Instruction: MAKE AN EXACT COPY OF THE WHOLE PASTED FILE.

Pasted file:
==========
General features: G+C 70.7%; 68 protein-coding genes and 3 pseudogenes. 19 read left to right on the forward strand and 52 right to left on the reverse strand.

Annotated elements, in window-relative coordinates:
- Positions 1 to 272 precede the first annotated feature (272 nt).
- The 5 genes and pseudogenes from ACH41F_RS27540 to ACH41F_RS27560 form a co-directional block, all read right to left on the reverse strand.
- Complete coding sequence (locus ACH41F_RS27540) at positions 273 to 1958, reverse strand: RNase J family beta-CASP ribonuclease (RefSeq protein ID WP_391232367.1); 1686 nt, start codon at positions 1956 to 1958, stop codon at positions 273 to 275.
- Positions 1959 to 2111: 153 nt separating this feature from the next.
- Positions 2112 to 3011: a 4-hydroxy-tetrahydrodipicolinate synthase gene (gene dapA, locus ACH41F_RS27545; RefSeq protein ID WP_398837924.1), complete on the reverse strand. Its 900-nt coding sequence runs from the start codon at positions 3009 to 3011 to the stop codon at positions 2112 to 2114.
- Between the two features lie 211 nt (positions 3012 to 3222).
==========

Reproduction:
General features: G+C 70.7%; 68 protein-coding genes and 3 pseudogenes. 19 read left to right on the forward strand and 52 right to left on the reverse strand.

Annotated elements, in window-relative coordinates:
- Positions 1 to 272 precede the first annotated feature (272 nt).
- The 5 genes and pseudogenes from ACH41F_RS27540 to ACH41F_RS27560 form a co-directional block, all read right to left on the reverse strand.
- Complete coding sequence (locus ACH41F_RS27540) at positions 273 to 1958, reverse strand: RNase J family beta-CASP ribonuclease (RefSeq protein ID WP_391232367.1); 1686 nt, start codon at positions 1956 to 1958, stop codon at positions 273 to 275.
- Positions 1959 to 2111: 153 nt separating this feature from the next.
- Positions 2112 to 3011: a 4-hydroxy-tetrahydrodipicolinate synthase gene (gene dapA, locus ACH41F_RS27545; RefSeq protein ID WP_398837924.1), complete on the reverse strand. Its 900-nt coding sequence runs from the start codon at positions 3009 to 3011 to the stop codon at positions 2112 to 2114.
- Between the two features lie 211 nt (positions 3012 to 3222).